Imagine that you created a multi-page survey. You placed a blue arrow button at the bottom corner of the page and wrote instructions at the beginning which told users to select it in order to navigate to the following page. Someone experiencing visual impairment may not be able to find that arrow button referenced in the instructions based on the information you've just provided them.

If you're using visual or audio features as the sole means to navigate or make sense of the content on your site, someone relying on assistive technologies will have difficulty using your page. These characteristics might include color, shape, sound, or spatial references.

So How Do I Fix It?

The easiest way around this problem is to follow that little piece of advice your mother always gave as a kid: USE YOUR WORDS. Adding textual references in addition to visual and audio components will help make sure that everyone is able to use your site.

Let's go back to that survey example from before. You could simply label the button with the word, "Next," and then change the instructions to read, "Select the blue arrow icon labeled, 'Next,' to continue to the following page," and watch the survey results roll in. Please note that you don't need to remove the color and shape as visual indicators. These can be useful for other users, including some who may be experiencing cognitive limitations.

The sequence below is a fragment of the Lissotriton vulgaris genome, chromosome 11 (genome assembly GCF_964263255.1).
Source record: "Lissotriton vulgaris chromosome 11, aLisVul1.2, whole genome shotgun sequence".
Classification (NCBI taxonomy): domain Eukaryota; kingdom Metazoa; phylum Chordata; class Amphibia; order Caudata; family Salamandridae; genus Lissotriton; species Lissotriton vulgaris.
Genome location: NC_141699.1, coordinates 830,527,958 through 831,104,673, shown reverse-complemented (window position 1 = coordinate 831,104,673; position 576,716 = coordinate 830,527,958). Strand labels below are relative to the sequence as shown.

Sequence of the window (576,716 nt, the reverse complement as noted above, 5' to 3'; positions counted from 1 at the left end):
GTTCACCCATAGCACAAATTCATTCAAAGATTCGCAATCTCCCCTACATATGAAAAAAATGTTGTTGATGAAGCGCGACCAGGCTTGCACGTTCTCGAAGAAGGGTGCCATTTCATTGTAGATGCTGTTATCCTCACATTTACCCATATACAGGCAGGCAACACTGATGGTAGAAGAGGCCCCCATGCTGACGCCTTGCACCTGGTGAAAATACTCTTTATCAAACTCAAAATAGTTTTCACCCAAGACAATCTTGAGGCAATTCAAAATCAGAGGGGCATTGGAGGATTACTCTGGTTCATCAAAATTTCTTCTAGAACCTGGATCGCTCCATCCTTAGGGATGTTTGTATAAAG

It's also worth mentioning that sometimes spatial references work in context. For example, your text may reference something "above" or "below" to indicate content further up or down the page. If the reading order for your site matches your spatial directions, and the language you're using is clear, those references may work. Just use your best judgment!